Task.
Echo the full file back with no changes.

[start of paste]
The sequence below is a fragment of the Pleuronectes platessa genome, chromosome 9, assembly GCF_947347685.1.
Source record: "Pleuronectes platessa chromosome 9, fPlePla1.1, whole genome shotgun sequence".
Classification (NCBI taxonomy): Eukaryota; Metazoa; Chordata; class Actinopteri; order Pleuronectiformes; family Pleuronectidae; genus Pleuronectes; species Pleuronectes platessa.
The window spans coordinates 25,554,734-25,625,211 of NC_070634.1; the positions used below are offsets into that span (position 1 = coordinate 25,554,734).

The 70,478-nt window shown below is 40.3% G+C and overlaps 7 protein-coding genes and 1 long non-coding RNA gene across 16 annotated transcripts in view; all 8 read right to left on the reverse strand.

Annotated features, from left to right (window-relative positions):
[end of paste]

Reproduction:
The sequence below is a fragment of the Pleuronectes platessa genome, chromosome 9, assembly GCF_947347685.1.
Source record: "Pleuronectes platessa chromosome 9, fPlePla1.1, whole genome shotgun sequence".
Classification (NCBI taxonomy): Eukaryota; Metazoa; Chordata; class Actinopteri; order Pleuronectiformes; family Pleuronectidae; genus Pleuronectes; species Pleuronectes platessa.
The window spans coordinates 25,554,734-25,625,211 of NC_070634.1; the positions used below are offsets into that span (position 1 = coordinate 25,554,734).

The 70,478-nt window shown below is 40.3% G+C and overlaps 7 protein-coding genes and 1 long non-coding RNA gene across 16 annotated transcripts in view; all 8 read right to left on the reverse strand.

Annotated features, from left to right (window-relative positions):